El Yunque National Forest
The sun rose before me, shining on the tropical rainforest mountains of El Yunque behind me. With the Atlantic ocean frothing over my bare feet I looked out beyond the far horizon yearning to look anywhere but within. I’d had enough of that the past couple of years, having recently left war torn Guatemala where I had led an international parrot conservation project. The violence, danger, and loss of human and parrot life had left me with symptoms of post traumatic stress syndrome and a hopelessness that anything could be done ever to save the people and parrots of Latin America and the Caribbean.
I yearned for some kind of breakthrough, and with that longing saw my presence on Puerto Rico as a parrot pilgrimage. Going back to the roots of violence in the Americas, perhaps I could detect a pattern and find a solution to go forward. The Caribbean islands were the first places in the Americas where parrots were extracted for the pet trade and first place they went extinct. They were also the first places where people worked who were extracted for the slave trade and the first place cultures went extinct, Before Columbus came there were an estimated 1 million birds here, and 600,000 Taino Native Americans. By 1973 there were only 13 parrots left on the whole island in the El Yunque National Forest and perhaps a little over 1000 people who identified as Native Americans (though 61% of Puerto Ricans have Amerindian DNA). Yes the violence of colonialism began here, but so did the hope of parrot conservation as the first comprehensive parrot conservation book was written here about the Puerto Rican parrot.
The author, LoraKim Joyner, at Arecibo Observatory in Puerto Rico near the Rio Bravo aviary and release site
I was here in the mid 1990's on a grant from the USFWS as veterinary consultant from the North Carolina State University, School of Veterinary Medicine. The USFWS had hired me to help improve the breeding output of the two aviaries and produce protocols to release the birds as part of the Puerto Rican Parrot Recovery Project. My work was also to heal and see if I could continue working on front-line parrot conservation in the Americas. It was unclear if I ever could. But that first morning, giving it my best shot, I plunged into the sea and into the project, letting the work and the ocean vista wash away the nearly constant tears over the devastation of habitat loss and nearly 100% poaching in Guatemala, of which I was powerless to stop.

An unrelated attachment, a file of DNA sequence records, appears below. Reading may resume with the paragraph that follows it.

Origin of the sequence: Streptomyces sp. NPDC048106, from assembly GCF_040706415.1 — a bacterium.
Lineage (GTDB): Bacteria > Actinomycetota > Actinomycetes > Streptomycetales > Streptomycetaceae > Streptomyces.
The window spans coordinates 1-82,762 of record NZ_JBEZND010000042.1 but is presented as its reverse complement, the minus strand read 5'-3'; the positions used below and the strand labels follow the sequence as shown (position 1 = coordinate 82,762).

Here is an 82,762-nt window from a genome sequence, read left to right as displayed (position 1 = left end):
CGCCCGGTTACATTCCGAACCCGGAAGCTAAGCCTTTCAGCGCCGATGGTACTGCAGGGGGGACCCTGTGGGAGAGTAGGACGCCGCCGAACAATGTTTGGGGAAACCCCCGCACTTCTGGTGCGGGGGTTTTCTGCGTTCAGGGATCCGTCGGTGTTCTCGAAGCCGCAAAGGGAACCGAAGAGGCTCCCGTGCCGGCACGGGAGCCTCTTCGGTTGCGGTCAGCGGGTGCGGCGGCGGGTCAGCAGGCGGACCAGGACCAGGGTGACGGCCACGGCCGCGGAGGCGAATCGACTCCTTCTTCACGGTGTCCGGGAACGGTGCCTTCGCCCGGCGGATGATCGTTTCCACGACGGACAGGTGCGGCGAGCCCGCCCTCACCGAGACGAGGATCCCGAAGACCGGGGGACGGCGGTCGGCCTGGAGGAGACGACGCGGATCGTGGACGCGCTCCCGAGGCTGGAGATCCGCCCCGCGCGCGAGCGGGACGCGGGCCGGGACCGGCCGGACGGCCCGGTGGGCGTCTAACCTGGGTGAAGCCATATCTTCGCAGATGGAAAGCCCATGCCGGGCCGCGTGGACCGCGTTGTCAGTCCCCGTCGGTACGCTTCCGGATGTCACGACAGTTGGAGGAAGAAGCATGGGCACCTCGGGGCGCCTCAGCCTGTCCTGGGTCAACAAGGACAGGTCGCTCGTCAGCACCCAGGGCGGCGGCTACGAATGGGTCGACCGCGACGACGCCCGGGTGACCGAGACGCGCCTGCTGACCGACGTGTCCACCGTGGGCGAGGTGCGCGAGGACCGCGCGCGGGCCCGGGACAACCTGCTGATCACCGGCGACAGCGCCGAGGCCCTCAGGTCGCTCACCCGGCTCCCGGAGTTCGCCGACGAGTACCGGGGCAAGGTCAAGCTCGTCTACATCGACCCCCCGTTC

What I learned about the people and parrots of Puerto Rico alleviated only a tad bit of that powerlessness. Though situated in paradise, the island was gridlocked with traffic, unemployment, debt, and the violence of gangs and the drug trade. and Most of the existing parrots were not free flying but were held in breeding cages, so that their young could repopulate the island. For so much money going into the project, it was not clear that the birds could ever recover. Those early years of parrot releases were not in Puerto Rico, but in the Dominican Republic. Here I found myself once again on a beach with a national forest behind me. The tears were still flowing and the sadness had not alleviated. It didn’t help to know that this was the island upon which Columbus first landed. Taking Hispaniolan parrots and native Taino people back with him to Europe, he was the first to embody colonialist extraction.
The rise of the Spanish culture on Puerto Rico led to the demolishment of the culture of Taino and rapid diminishment of Puerto Rican parrot. The native peoples were wiped out due to disease, warfare, and slavery. Their demise was much quicker and complete than the parrot’s for by the beginning of the 20th century the Taino assimilation was complete, but still flocks of hundreds of parrots flew on the island despite habitat loss. The human society that replaced the Tainos was considered to have the strongest economies and cultures in the Caribbean where colonization had terminated other peoples and parrot species.
Then came a second wave of colonialism when the USA got involved. In 1898 they invaded the island and wrestled ownership of it from Spain. They devalued the Puerto Rican currency, making it easy to purchase smaller coffee farms to turn them into sugar cane production. Sugar cane companies ended up owning 75% of the land. The people’s economic and mostly sustainable base was shattered, and what was left of the island’s patchwork forest was quickly deforested where now there is only 2% forest coverage remaining. The sugar economy collapsed after World War II leading to a max exodus of people from the rural areas to San Jose and then to the USA.
Iguaca Aviary in 2008 where parrots are bred and trained for release
There was not much left to extract from Puerto Rico at this point, and a complex array of business policies and tax structures continued to impact the economic health of communities and lower their resilience to change. For instance the Jones Act restricted shipping making imported goods more expensive in Puerto Rico than in the USA, USA tax code Section 936 shifted taxes from stateside corporations to Puerto Rican domestic businesses, and very low Medicaid funding by the US federal government strained the commonwealth's budget. In the meantime, after the parrot's low point in 1993 it started to make a comeback. A conservation consciousness was brewing and extreme efforts were made to save the parrot from extinction. Many people did and continue to do amazing work to bring back the splendor of the biodiversity of the island. Aviary production improved in the 1990s and multiple releases of parrots led to 3 populations of parrots on the island when there had only been one – and the bird now numbered over 600 in 2017.